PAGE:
Growing up, Christopher and Michael Pekny were brothers and best friends. It only made sense that when 28-year-old Christopher was preparing to celebrate the upcoming birth of his first child, his little brother was right there beside him.

“My brother Michael and my brother Chris were so incredibly close,” Peter Pekny, their oldest brother, told The Washington Post early Tuesday morning. “‘Chris and Mike’ – it was one name. They were always, always together.”

And so the two men were together Sunday morning, tinkering in a garage in Liberty, N.Y., to rig a small device to emit a pink-or-blue burst during the grand finale of a gender-reveal party planned for later that evening.

But the homemade device unexpectedly malfunctioned, killing the expectant father and seriously injuring his 27-year-old brother, New York State Police said in a statement Monday. Police are still investigating the cause of the explosion, but no criminal charges have stemmed from the accident.

“It has been two nights in a row of not being able to sleep, waiting, hoping to hear that this is all some crazy misunderstanding,” Pekny told The Post. “But we all know that’s not the reality here.”

Gender-reveal parties, which have roots in a 2008 parenting blog, have turned dangerous in recent years, as excited couples have opted for increasingly elaborate stunts to share whether they are having a boy or a girl. A novelty cannon killed a Michigan man at a gender-reveal party earlier this month. A soon-to-be grandmother died in Iowa after shrapnel from a homemade explosive device struck her chest in 2019. The parties have also sparked wildfires and caused a plane crash in recent years.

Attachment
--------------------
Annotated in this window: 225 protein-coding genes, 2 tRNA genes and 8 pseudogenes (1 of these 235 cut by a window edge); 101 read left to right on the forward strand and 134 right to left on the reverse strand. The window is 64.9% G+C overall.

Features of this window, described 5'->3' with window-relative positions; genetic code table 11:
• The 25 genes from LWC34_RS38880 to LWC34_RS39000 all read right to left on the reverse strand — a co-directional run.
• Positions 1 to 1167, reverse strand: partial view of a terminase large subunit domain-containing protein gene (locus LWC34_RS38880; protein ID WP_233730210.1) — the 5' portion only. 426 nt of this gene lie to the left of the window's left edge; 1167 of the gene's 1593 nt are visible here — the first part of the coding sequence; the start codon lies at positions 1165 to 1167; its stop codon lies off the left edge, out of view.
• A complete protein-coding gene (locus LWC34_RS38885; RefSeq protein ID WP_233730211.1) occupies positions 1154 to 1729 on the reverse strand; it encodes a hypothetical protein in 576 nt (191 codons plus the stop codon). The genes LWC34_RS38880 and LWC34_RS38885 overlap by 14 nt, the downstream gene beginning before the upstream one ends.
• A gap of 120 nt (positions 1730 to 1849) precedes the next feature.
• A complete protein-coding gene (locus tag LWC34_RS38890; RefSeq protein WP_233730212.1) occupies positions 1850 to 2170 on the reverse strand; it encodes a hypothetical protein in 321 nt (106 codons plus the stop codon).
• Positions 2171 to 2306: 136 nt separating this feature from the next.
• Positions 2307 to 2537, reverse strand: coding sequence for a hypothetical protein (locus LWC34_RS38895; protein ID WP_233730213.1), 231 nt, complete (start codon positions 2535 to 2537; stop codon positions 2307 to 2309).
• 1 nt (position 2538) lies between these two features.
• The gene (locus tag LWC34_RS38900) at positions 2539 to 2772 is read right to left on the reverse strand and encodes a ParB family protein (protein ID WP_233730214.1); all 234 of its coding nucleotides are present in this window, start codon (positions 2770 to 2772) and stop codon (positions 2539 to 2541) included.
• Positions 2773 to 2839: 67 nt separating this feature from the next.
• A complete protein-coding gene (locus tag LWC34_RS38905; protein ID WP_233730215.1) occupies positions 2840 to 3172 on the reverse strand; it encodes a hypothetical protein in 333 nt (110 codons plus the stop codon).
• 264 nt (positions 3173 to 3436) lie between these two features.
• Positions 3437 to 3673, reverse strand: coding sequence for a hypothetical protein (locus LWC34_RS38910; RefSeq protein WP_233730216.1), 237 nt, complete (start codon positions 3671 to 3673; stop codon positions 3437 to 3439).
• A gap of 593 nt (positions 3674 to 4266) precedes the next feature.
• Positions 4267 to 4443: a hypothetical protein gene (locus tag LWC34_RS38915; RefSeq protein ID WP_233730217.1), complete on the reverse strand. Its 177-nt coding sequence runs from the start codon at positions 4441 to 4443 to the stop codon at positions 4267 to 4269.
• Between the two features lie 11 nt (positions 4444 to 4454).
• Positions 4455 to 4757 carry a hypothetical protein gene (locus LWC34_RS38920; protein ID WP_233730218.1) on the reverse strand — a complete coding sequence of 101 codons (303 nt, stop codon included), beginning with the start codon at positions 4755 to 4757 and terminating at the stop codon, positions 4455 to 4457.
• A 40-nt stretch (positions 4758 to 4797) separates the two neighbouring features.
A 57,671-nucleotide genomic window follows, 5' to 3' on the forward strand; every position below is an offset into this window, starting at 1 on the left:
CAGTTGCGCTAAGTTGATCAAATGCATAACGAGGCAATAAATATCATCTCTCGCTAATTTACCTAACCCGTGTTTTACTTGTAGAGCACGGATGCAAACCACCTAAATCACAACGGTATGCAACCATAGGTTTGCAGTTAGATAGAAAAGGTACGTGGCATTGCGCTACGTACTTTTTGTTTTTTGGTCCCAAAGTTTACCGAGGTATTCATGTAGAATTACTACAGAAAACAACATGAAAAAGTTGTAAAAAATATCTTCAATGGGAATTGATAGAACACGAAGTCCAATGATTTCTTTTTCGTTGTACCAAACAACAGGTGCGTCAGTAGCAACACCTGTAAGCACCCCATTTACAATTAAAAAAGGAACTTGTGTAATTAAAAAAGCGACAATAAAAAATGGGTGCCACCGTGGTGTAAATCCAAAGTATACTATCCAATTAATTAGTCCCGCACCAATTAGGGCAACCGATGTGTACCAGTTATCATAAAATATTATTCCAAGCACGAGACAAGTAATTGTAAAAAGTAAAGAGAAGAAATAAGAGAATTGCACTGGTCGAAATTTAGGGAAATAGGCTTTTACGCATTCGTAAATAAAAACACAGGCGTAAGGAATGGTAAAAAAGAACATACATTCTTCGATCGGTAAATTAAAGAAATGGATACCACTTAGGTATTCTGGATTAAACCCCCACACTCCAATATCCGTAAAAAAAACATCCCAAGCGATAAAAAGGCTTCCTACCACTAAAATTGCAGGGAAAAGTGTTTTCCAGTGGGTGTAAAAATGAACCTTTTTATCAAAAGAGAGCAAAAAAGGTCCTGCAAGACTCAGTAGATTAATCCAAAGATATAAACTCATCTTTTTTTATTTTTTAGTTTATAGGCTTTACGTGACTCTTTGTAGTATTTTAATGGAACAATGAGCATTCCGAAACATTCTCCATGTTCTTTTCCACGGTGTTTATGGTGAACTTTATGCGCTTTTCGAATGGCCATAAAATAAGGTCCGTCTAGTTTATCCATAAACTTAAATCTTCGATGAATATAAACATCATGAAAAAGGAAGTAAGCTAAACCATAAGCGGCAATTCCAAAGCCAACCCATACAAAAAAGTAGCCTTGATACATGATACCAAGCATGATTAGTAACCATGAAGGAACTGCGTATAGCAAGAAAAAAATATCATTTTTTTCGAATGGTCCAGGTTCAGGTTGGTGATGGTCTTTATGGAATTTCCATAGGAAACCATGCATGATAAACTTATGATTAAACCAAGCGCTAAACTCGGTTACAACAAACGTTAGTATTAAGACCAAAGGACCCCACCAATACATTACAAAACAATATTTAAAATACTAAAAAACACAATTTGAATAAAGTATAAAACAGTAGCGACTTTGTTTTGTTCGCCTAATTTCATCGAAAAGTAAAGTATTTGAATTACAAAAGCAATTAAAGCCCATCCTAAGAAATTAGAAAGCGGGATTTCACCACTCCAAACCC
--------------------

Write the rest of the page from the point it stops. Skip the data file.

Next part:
The tragic accidents, often caused by unintended explosions, leave families grieving instead of celebrating.

Christopher Pekny, who towered at 6-foot-5 before he donned his work boots, was an avid outdoorsman who hunted and fished in his spare time, his brother said. He was also quite handy – the middle Pekny brother worked for a masonry company and knew a fair number of hands-on technical skills from electrical wiring to repairing a diesel engine.

Still a kid at heart, Christopher had fully embraced his role as a soon-to-be father, his brother said.

“He was finally ready to settle down and he was so happy to be a dad,” Peter Pekny told The Post. “He was just this big kid, ready to be a man. And this shouldn’t have happened.”

The eldest Pekny brother said Christopher was the kind of person who would drop everything to help someone in need.

“If you were three hours away, laying in a ditch somewhere, he’d make it in two,” he said.


While working at the family’s diner in Livingston Manor, N.Y., Christopher once drove an elderly customer to the hospital in the middle of his shift after the man collapsed in the parking lot, his brother said. The man survived, and still comes into the Robin Hood Diner to this day, he added.

Following the news of Christopher’s death, Peter Pekny said friends, neighbors and even regular diners at their family-owned restaurant have offered support.

“They all want to be there for us the same way that Chris would be there in a moment’s notice for anyone else,” he told The Post. “And I think that’s the greatest tribute to the type of person that he was.”

Michael Pekny was also injured in the accidental explosion, which shattered his right knee.

Peter Pekny told The Post that his younger brother had survived a surgery to reconstruct his knee and doctors said he would eventually regain mobility in both of his legs. But he said the loss of Christopher would weigh heavily on the 27-year-old even after he has physically healed.

“With all the wonders of modern medicine, they can piece his legs back together, but they still don’t have anything to piece back together a broken heart,” he said.